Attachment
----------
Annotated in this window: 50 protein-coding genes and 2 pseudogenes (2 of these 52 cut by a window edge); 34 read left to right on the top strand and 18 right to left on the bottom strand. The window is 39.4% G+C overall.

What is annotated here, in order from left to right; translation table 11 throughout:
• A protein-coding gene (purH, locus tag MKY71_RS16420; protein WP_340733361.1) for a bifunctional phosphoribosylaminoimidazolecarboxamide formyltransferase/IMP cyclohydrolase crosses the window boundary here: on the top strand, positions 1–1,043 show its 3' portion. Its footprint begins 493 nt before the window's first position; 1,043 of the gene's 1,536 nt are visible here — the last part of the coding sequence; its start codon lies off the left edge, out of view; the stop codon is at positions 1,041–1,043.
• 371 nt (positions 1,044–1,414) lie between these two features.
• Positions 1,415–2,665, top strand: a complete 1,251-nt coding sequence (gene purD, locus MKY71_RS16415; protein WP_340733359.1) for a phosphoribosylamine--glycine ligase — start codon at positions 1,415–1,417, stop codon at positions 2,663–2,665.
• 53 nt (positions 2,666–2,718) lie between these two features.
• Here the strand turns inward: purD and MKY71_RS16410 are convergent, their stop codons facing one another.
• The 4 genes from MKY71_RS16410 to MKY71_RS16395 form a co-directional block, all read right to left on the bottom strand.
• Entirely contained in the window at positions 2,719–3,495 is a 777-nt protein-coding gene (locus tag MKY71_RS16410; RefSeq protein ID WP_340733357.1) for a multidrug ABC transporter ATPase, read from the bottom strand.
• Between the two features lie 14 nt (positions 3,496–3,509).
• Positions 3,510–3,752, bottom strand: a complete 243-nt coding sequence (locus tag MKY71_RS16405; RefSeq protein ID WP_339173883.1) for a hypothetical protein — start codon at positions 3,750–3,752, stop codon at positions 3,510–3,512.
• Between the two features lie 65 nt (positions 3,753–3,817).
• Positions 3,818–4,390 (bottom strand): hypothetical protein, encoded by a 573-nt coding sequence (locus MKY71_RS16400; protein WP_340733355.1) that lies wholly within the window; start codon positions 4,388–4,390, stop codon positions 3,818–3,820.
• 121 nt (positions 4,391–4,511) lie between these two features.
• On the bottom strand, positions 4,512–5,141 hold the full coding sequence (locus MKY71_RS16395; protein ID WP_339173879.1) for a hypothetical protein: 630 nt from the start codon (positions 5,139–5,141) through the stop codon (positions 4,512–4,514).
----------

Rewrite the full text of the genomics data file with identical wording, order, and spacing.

Annotated in this window: 50 protein-coding genes and 2 pseudogenes (2 of these 52 cut by a window edge); 34 read left to right on the top strand and 18 right to left on the bottom strand. The window is 39.4% G+C overall.

What is annotated here, in order from left to right; translation table 11 throughout:
• A protein-coding gene (purH, locus tag MKY71_RS16420; protein WP_340733361.1) for a bifunctional phosphoribosylaminoimidazolecarboxamide formyltransferase/IMP cyclohydrolase crosses the window boundary here: on the top strand, positions 1–1,043 show its 3' portion. Its footprint begins 493 nt before the window's first position; 1,043 of the gene's 1,536 nt are visible here — the last part of the coding sequence; its start codon lies off the left edge, out of view; the stop codon is at positions 1,041–1,043.
• 371 nt (positions 1,044–1,414) lie between these two features.
• Positions 1,415–2,665, top strand: a complete 1,251-nt coding sequence (gene purD, locus MKY71_RS16415; protein WP_340733359.1) for a phosphoribosylamine--glycine ligase — start codon at positions 1,415–1,417, stop codon at positions 2,663–2,665.
• 53 nt (positions 2,666–2,718) lie between these two features.
• Here the strand turns inward: purD and MKY71_RS16410 are convergent, their stop codons facing one another.
• The 4 genes from MKY71_RS16410 to MKY71_RS16395 form a co-directional block, all read right to left on the bottom strand.
• Entirely contained in the window at positions 2,719–3,495 is a 777-nt protein-coding gene (locus tag MKY71_RS16410; RefSeq protein ID WP_340733357.1) for a multidrug ABC transporter ATPase, read from the bottom strand.
• Between the two features lie 14 nt (positions 3,496–3,509).
• Positions 3,510–3,752, bottom strand: a complete 243-nt coding sequence (locus tag MKY71_RS16405; RefSeq protein ID WP_339173883.1) for a hypothetical protein — start codon at positions 3,750–3,752, stop codon at positions 3,510–3,512.
• Between the two features lie 65 nt (positions 3,753–3,817).
• Positions 3,818–4,390 (bottom strand): hypothetical protein, encoded by a 573-nt coding sequence (locus MKY71_RS16400; protein WP_340733355.1) that lies wholly within the window; start codon positions 4,388–4,390, stop codon positions 3,818–3,820.
• 121 nt (positions 4,391–4,511) lie between these two features.
• On the bottom strand, positions 4,512–5,141 hold the full coding sequence (locus MKY71_RS16395; protein ID WP_339173879.1) for a hypothetical protein: 630 nt from the start codon (positions 5,139–5,141) through the stop codon (positions 4,512–4,514).